Black Muslim Academic: Islamic Slavery Devastating — and Ignored
Written by Selwyn Duke
When Americans hear the word “slavery,” they generally think of the U.S. variety formally made illegal in 1865. But a type of slavery that has been practiced for 13 centuries straight — continuing to this day — is largely ignored, complains Senegalese academic Tidiane N’Diaye.
Professor N’Diaye, a black Muslim anthropologist and specialist in African civilizations, points out that Arab-Muslim enslavement has affected far more individuals than did the transatlantic slave trade, 17 million vs. 6 to 11 million, respectively. It also has been more brutal.
The blind eye turned to Arab-Muslim slavery was epitomized well by former French justice minister Christiane Taubira, a black woman who once said, “It is not necessary to mention the Arab-Muslim slave trade too much so that young Arabs do not have to carry all the weight of the crimes perpetuated by the Arabs,” American Thinker related Sunday.
Interestingly, there’s little concern about the “weight” Western youngsters may have to carry due to incessant talk about the transatlantic slave trade. And this double standard is apparent even in Africa, said N’Diaye in a February interview. It’s a result of religious solidarity, he explained, as there are “between 500 and 600 million Muslims” on the continent today, and this “is why most African or other historians have restricted the scope of their research on [the] slave trade to that practiced by Western nations.”
But N’Diaye is an exception. Citing his book The Veiled Genocide as a source, American Thinker writes that while the Western slave trade
“over two and a half centuries may have been an attack on human dignity that was widely denounced and commemorated, it is useful to demonstrate historically the Islamic origin of the slave trade in question. And let us not lose sight of the fact that the enslavement of blacks dates back 10 centuries to the arrival of the conquerors of Allah in Africa.”
“Thus, in 652, the warlord Abdullah ben [sic] Said imposed on the Sudanese an agreement for the permanent delivery of slaves, which has grown over the centuries,” the site continues.
In fact, not only does this continue, but Africa is now again the “epicenter” of modern slavery, Quartz reported last year, with an estimated 9.2 million people in bondage.
In fairness, not all these victims are enslaved by Muslims (though many are), and African slavery didn’t begin with the Islamic invasions. After all, “‘Slavery was part of various African cultures, and in many African societies there were no prisons, so when they captured people, they sold them, especially to the north,’” DW.com related this summer, quoting Abdulazizi Lodhi, a professor of Swahili and African linguistics at the University of Uppsala in Sweden.
“‘In East Africa, the main participants in the slave trade were the tribal Africans themselves, and the Arabs were most active in exporting,’” the site continued. Lodhi also claims that the Arabs “bought nine out of ten slaves from African slavers.”
In reality, slavery is one of the world’s oldest institutions, having been practiced virtually everywhere since time immemorial. So while the American education system portrays it as “a kind of wicked perversion the Atlantic settlers had conjured out of their own ambition … it was more like the common cold — a fact of life,” wrote columnist Mark Steyn in 2007.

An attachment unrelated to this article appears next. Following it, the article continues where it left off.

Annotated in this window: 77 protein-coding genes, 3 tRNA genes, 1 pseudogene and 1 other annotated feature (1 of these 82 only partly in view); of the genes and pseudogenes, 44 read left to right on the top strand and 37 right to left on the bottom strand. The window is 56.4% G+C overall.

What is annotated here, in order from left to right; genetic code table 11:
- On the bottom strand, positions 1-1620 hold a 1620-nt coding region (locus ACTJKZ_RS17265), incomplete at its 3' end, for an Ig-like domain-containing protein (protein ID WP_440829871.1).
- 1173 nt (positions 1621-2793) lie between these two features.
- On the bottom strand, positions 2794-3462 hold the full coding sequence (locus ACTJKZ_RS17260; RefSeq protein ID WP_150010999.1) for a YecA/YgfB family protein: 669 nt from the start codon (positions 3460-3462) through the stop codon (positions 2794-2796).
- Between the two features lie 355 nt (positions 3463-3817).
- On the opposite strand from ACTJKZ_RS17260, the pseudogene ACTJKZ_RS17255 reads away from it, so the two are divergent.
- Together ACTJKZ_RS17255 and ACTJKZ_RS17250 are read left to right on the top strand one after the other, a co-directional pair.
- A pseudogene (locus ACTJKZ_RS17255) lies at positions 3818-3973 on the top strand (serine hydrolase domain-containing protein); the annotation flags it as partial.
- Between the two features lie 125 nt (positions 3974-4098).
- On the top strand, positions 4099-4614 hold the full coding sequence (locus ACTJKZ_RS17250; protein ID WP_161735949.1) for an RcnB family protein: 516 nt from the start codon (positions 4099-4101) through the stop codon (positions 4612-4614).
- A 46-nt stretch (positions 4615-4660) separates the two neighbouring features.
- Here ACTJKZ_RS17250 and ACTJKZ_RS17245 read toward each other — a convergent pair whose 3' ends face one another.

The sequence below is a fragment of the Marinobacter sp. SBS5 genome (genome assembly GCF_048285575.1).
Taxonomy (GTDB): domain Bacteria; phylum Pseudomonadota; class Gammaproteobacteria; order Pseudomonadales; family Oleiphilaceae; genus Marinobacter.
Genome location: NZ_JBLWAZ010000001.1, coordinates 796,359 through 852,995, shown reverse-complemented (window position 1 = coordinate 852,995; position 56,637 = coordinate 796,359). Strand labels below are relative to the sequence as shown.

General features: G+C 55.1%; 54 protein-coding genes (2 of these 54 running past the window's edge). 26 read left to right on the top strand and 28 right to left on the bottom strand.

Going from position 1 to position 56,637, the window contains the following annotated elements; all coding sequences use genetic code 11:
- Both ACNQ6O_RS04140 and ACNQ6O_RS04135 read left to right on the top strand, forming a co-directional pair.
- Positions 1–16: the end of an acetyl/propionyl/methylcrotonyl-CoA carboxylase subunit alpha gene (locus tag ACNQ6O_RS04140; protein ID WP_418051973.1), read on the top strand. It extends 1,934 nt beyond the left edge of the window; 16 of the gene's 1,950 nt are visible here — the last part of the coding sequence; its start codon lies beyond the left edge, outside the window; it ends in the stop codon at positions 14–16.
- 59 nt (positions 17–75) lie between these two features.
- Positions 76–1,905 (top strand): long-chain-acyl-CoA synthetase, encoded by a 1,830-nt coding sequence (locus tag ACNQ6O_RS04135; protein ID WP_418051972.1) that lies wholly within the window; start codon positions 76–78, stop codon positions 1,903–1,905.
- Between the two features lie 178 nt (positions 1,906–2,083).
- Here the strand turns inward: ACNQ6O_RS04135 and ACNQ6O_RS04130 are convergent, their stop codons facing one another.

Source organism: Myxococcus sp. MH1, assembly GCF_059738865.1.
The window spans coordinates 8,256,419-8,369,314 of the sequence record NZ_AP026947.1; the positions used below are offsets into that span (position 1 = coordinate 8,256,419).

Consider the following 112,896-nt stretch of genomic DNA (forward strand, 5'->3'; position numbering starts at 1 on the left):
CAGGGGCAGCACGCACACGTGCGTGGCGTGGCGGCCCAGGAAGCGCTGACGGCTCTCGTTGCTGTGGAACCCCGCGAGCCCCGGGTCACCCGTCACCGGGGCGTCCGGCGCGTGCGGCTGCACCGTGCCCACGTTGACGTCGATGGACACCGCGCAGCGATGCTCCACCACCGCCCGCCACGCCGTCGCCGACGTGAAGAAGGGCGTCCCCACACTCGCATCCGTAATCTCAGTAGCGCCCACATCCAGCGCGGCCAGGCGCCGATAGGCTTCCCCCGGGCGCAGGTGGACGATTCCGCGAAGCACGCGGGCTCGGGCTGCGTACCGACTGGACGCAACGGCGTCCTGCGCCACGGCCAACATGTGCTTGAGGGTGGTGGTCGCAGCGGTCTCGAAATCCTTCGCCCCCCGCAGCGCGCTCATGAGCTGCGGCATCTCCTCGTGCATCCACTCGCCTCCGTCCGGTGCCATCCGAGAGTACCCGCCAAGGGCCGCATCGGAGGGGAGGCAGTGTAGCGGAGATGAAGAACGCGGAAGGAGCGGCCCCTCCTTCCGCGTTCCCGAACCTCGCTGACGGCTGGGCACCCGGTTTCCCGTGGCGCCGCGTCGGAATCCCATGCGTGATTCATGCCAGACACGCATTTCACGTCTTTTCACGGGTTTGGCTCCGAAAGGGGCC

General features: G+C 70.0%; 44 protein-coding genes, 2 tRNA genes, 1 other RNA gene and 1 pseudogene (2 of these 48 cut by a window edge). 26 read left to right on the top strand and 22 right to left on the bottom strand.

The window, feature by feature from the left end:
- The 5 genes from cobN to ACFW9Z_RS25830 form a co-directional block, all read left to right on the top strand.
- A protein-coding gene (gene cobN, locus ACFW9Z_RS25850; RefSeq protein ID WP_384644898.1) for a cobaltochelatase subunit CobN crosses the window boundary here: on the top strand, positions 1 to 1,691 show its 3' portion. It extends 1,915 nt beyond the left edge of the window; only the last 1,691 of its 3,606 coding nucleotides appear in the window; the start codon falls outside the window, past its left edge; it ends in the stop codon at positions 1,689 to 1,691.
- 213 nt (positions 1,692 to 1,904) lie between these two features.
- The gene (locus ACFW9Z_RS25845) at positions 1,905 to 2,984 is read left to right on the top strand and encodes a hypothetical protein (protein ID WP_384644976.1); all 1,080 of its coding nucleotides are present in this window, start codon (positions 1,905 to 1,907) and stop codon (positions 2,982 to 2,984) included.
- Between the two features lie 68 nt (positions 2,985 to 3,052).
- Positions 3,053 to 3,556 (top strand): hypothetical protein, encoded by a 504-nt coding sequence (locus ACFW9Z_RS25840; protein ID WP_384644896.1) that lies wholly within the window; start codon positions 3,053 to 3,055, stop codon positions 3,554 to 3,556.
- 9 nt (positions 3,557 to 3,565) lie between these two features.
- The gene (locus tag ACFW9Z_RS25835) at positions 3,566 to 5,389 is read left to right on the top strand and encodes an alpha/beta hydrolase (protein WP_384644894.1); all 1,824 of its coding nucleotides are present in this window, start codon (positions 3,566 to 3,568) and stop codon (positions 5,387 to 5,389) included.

(Note, too, that it could be a frightening fact of life for Europeans, as a study indicated that 1 million to 1.25 million of them were enslaved by Muslim corsairs from the 16th to 18th centuries.)
“The institution predates the word’s etymology, from the Slavs brought from eastern Europe to the glittering metropolis of Rome,” Steyn continued.
“It predates by some millennia the earliest laws, such as the Code of Hammurabi in Mesopotamia. The first slave owners on the North American continent were hunter-gatherers” (non-Europeans).
Steyn then quoted author Eric Metaxas:
“Slavery was as accepted as birth and marriage and death, was so woven into the tapestry of human history that you could barely see its threads, much less pull them out. Everywhere on the globe, for 5,000 years, the idea of human civilization without slavery was unimaginable.”
That is, until the West imagined it and became the first civilization in world history to end it.
In fact, even
“during the slave trade and slavery, there were Enlightenment philosophers, like the Abbe Grégoire or even Montesquieu, who took the defense of the blacks,” N’Diaye noted in February.
In contrast, in
“the Arab-Muslim world, the intellectuals most respected, like Ibn Khaldoun, were also obscurantists and claimed that the ‘Negroes’ were animals,” the professor continued.
The attitude has survived through the ages in the “spirit of Arab Muslims in general,” he adds.
As Sudanese Muslim Nesrine Malik put it in 2008, using her own upbringing as an example, “The word ‘abd,’ although strictly meaning “slave” or “servant” [in Arabic], became synonymous with negritude.”
And today, Islamic slave markets flourish — notably in Libya — and now facilitate their flesh-trading with high-tech aid, having a presence on Instagram and other applications.
Thus is it tragically ironic that Western youths are now enslaved — by revisionist lies that cause them to view their great civilization not with pride, but prejudice.
Courtesy of The New American